IOS penetration – Like any other network device, a router runs on its own operating system which can be vulnerable to attacks. For example, most of the wireless router and early generation industry grade routers were running on compromised kernel OS. Attacker having a complete knowledge of such vulnerability, can write scripts and programmatically subject the device to DoS or other dangerous attacks such as remote code execution. Once the OS is thus penetrated, attacker can remotely run commands to change critical configurations and settings. Attacker can route traffic to malicious servers for data stealing and data corruption, and cause a bigger damage.
It is a common practice to host a firewall behind a router, however many mid-size firms running only one office, may completely remove the router and in such case the firewall becomes the first line of defense. As compared to the router, a firewall acts as a strong opposition to hacking attacks; this is because its kernel functionality is designed just for the cause. For the same reason, the biggest headache for attackers is to get past a nicely configured firewall.
As we know, a firewall is a rule based device which allows or disallows traffic entering or exiting a security perimeter. When a source address initiates a connection with a host behind a firewall, the firewall rules intercept the connection, interpret it, and take the appropriate action. This also tells us that the TCP handshake actually happens between the source and firewall. In case the connection being established is not allowed based on the rules configured, the firewall drops the connection by sending a TCP RST signal to the source. If the connection is allowed, it initiates connection with the destination and performs the packet transfer. This also shows us, that the source and destination IP addresses, as well as the ports, are very important from firewall’s standpoint. With this fundamental theory in mind, let’s look at few firewall specific evasion attacks.
Firewall request spoofing – If the attacker can spoof its packets to make those look coming from the internal network segment of firewall, an improperly configured firewall may allow those through the system. Similar effect can be achieved by spoofing the MAC address, in case the firewall is keeping a track of all internal MAC addresses.
Firewall DoS – Modern firewalls intercept each packet and apply enough intelligent on it than their predecessors, before it is let through the network. A typical check by antivirus and antispyware algorithms, attack anomalies etc are performed on each packet. This feature, though tremendously useful, is exploited by attackers in some cases. While sending an overwhelming number of requests is one way to do so, there are few other tricks that are used by attackers. In one case, a malicious request to a known destination host listening on a known port is sent multiple times, however the source IP and port of that packet are spoofed to a non-existing host. Firewall doesn’t have a way to know this, and make an internal connection to destination and updates its own tracking table. Since the source does not exist, such requests keep on piling up, thus exhausting the firewall resources. In another case, the source address is spoofed to be one of the internal network IP range, and the MAC address is spoofed. This causes the destination host call for a MAC address RARP request, causing turbulence on the internal network. It is important to note, that a firewall denial of service attack can disrupt internal to external network traffic, as well as can take down the internal network.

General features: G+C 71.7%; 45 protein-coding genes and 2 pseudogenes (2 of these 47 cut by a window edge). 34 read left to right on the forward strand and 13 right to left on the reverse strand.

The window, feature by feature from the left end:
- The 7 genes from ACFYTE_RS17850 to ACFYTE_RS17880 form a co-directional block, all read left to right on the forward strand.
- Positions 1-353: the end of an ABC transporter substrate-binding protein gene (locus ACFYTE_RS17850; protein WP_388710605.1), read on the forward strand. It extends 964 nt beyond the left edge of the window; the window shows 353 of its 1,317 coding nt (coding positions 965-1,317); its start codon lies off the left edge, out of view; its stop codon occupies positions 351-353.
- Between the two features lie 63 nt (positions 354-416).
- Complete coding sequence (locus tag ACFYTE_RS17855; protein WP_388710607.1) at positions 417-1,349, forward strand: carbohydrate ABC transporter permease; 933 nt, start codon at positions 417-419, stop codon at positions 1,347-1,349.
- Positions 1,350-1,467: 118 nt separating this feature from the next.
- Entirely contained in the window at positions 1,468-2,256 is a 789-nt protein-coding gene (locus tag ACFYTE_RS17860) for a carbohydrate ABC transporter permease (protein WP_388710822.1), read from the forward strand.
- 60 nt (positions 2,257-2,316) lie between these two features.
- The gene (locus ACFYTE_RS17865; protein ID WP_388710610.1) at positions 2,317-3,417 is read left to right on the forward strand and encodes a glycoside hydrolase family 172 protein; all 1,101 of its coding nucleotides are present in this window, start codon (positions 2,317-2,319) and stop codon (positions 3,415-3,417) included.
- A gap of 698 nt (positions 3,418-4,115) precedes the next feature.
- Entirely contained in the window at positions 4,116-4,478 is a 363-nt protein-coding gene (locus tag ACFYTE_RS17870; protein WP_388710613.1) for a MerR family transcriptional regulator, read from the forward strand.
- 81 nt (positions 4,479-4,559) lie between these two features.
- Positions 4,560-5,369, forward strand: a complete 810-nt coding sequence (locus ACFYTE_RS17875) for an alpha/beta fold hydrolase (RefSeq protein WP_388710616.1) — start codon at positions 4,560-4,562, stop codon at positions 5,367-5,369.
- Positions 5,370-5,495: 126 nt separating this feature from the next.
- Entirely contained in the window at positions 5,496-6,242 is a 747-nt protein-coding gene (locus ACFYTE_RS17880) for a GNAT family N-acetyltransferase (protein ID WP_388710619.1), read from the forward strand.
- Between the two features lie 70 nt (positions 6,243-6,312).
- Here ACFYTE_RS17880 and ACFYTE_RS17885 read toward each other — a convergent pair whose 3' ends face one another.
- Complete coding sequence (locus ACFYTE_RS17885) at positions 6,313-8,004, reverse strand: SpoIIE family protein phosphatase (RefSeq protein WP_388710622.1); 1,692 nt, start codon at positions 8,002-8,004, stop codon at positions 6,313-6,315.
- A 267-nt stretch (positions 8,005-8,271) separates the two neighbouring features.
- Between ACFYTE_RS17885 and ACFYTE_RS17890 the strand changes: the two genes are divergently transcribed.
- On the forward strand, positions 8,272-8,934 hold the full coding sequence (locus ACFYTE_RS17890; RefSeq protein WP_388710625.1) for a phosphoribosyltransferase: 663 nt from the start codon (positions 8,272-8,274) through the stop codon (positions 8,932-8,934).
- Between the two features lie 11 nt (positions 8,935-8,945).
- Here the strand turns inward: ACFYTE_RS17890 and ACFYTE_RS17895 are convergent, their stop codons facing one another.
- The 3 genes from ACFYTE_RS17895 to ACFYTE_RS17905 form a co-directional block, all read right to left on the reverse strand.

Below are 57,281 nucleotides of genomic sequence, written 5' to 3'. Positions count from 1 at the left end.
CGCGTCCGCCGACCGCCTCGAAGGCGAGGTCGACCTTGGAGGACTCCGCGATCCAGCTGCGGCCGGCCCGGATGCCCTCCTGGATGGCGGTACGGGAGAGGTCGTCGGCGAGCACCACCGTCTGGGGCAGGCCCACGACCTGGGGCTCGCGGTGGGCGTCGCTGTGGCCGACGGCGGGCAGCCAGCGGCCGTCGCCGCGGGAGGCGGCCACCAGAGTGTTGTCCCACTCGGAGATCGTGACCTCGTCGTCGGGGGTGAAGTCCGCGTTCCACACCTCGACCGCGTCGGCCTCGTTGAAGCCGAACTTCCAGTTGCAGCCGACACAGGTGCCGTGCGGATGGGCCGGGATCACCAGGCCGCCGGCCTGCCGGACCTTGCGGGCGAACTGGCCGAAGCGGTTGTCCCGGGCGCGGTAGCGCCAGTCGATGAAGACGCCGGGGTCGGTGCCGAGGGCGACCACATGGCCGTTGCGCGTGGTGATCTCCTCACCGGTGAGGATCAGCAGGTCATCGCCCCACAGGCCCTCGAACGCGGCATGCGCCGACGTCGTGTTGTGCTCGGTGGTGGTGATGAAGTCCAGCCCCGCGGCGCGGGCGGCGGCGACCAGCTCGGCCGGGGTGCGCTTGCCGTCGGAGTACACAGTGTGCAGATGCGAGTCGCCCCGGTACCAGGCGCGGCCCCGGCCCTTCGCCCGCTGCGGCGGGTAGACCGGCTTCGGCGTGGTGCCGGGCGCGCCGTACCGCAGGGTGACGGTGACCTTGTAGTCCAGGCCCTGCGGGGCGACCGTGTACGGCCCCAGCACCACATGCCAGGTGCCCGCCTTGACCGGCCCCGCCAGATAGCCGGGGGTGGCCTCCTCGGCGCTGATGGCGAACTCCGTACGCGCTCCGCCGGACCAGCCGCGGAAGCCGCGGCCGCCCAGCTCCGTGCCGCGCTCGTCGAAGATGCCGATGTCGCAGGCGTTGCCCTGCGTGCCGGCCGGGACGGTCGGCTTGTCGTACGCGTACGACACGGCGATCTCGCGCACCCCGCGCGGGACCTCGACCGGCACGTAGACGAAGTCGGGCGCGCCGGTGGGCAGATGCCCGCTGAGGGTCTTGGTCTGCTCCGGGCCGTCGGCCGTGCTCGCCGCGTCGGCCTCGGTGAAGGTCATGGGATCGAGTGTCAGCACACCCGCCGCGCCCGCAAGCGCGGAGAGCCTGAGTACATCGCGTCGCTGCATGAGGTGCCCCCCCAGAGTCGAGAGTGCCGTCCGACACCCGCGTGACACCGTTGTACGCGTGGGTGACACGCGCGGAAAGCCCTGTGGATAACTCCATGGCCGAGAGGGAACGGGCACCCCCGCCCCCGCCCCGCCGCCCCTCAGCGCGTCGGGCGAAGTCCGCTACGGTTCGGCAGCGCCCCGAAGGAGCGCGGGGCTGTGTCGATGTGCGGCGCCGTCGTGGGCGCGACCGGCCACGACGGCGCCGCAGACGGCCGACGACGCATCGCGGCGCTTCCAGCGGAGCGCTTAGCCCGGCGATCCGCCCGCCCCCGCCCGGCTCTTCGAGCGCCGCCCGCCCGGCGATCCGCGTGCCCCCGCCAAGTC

Packet forging – In one of the previous articles of this series we learnt about packet crafting. The same technique can be used against firewall. In one case, packet can be crafted to have bad TCP checksum, which the firewall has to calculate every time, before taking a decision on the packet, thus causing sluggishness. In another case, the data-length parameter in the TCP packet can be filled with a very big number, which tricks firewall into waiting for the entire data chunk to arrive. This can eventually exhaust firewall’s internal memory.